Doctor seeks to correct common misconceptions about back pain treatments

Jun 17 2011
As the number of therapeutic options for back and neck pain continues to grow, many Americans may be forgiven for holding mistaken beliefs about their effectiveness and side effects.

For example, advancements in spinal surgery towards minimally invasive procedures have made more people interested in going straight under the knife - or the laser beam - in order to obtain pain relief.

However, most healthcare practitioners agree that this should be the last resort, since even endoscopic procedures require anesthesia, which can have unwanted effects such as higher blood pressure or nerve damage. Moreover, even with minimally invasive surgeries, there is a recovery time that prospective patients should keep in mind.

This drive towards surgery may partially stem from the ill repute of some of the alternative treatment methods, such as epidural steroid injections. Yet most of these are myths, says Scott Raub, MD, an orthopedic surgeon from Vail, Colorado.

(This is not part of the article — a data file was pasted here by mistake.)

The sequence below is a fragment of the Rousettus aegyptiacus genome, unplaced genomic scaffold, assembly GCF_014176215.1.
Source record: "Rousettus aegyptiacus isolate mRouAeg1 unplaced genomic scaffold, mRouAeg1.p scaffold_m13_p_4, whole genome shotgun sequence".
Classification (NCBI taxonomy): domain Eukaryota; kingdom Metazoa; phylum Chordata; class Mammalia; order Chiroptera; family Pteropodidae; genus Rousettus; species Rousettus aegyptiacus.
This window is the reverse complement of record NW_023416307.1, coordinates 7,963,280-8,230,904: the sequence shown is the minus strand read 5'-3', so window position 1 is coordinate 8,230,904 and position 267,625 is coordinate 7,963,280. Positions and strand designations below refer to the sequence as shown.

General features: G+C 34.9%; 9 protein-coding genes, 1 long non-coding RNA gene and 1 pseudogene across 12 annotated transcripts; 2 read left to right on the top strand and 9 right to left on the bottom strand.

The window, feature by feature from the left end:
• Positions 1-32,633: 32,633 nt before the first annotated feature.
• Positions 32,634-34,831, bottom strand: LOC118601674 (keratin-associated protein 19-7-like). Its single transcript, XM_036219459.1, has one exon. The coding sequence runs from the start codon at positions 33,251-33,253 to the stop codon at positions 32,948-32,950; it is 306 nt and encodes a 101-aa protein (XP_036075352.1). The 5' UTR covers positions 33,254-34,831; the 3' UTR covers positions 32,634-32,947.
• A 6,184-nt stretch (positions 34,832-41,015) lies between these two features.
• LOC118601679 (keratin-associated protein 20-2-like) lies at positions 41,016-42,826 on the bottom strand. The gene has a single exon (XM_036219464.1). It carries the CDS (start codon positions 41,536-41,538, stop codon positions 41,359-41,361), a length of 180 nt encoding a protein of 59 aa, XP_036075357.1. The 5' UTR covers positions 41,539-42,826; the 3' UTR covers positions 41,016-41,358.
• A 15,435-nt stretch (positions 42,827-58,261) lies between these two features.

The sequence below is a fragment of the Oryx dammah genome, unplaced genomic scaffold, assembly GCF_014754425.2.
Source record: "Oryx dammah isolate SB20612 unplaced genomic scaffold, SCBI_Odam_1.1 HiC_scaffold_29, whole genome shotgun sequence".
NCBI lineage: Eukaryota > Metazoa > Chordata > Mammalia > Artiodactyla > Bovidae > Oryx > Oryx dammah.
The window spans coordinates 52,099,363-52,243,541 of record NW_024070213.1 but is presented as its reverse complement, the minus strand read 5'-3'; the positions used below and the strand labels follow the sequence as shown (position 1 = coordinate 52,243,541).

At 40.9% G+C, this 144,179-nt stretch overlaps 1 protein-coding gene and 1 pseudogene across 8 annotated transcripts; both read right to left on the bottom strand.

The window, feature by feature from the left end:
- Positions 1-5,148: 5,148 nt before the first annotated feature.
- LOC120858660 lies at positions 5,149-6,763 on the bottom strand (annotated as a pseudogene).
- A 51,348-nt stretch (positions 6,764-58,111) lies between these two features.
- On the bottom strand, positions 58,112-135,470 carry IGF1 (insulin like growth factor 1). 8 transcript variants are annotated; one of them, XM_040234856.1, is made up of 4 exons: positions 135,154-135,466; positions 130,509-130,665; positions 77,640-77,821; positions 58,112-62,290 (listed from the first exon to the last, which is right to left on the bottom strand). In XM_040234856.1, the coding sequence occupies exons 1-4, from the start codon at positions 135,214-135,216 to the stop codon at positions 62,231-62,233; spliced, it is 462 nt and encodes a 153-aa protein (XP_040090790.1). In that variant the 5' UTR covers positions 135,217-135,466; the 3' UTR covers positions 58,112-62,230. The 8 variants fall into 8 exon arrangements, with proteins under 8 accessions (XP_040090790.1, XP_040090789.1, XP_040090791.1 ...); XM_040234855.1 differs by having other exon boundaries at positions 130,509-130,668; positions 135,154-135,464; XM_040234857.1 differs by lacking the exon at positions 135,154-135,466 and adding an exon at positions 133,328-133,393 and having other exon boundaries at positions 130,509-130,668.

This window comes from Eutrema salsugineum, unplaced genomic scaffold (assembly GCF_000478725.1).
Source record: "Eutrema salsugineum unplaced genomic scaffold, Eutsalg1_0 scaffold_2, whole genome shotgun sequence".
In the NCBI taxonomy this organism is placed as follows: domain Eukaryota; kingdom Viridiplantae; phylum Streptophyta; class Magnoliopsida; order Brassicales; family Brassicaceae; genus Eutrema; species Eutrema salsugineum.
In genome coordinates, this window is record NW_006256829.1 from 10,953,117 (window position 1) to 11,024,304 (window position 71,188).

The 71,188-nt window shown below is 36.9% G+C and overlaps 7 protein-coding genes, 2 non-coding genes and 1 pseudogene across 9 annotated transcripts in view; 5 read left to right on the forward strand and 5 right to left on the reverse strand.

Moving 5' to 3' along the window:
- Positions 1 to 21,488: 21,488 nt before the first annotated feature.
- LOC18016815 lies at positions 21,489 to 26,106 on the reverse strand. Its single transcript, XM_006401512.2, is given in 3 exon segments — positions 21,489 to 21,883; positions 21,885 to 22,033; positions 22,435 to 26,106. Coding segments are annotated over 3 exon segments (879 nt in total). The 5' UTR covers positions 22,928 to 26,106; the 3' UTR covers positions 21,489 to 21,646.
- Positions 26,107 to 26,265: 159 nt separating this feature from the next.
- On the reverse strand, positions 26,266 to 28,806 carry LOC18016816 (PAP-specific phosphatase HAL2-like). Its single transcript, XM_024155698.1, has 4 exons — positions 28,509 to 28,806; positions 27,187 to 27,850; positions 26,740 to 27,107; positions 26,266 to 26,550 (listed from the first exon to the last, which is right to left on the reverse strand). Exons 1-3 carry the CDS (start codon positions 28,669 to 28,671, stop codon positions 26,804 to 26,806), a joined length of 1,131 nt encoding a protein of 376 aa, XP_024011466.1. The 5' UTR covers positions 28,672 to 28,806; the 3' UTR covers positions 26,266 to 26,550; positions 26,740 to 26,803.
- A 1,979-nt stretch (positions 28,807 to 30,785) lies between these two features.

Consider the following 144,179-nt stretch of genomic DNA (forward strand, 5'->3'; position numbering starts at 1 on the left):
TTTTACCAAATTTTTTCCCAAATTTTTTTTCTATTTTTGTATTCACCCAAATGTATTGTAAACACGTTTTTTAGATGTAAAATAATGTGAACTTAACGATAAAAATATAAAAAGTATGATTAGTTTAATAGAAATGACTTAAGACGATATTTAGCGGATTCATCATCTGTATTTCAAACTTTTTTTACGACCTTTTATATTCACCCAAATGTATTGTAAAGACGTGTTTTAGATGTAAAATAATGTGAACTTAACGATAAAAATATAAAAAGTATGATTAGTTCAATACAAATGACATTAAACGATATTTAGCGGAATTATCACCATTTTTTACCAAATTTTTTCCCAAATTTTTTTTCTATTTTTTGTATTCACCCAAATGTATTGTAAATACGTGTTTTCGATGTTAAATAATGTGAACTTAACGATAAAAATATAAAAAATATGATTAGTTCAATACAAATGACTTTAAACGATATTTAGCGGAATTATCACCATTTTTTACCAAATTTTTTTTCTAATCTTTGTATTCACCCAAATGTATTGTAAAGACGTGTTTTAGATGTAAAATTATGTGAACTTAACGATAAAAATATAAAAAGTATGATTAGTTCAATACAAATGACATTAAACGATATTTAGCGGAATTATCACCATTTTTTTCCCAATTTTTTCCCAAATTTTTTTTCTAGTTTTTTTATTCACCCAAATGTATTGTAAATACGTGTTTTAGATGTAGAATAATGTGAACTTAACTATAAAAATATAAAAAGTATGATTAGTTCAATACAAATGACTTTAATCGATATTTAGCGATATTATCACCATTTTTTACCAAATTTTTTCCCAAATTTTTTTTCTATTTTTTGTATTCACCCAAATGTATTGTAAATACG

He told the Vail Daily that spinal injections are administered under local anesthesia, or even sedation if the patients requests it, for maximum comfort during the procedure.

Raub further explained that the type of steroids used in interventional pain management are different from athletic performance-enhancing drugs. In addition to that, they are delivered in a targeted fashion using x-ray guidance to deposit the medication where the pain originates from, according to the news provider.

Finally, the expert suggested that a popular natural remedy for back pain - namely bed rest - should be used in moderation. Specifically, going to bed for more than three days can do more damage than good, as muscles begin to weaken from a lack of use.

In the end, individuals experiencing acute or chronic back pain should always seek advice from a healthcare provider in order to determine a course of treatment that works best in their unique circumstances.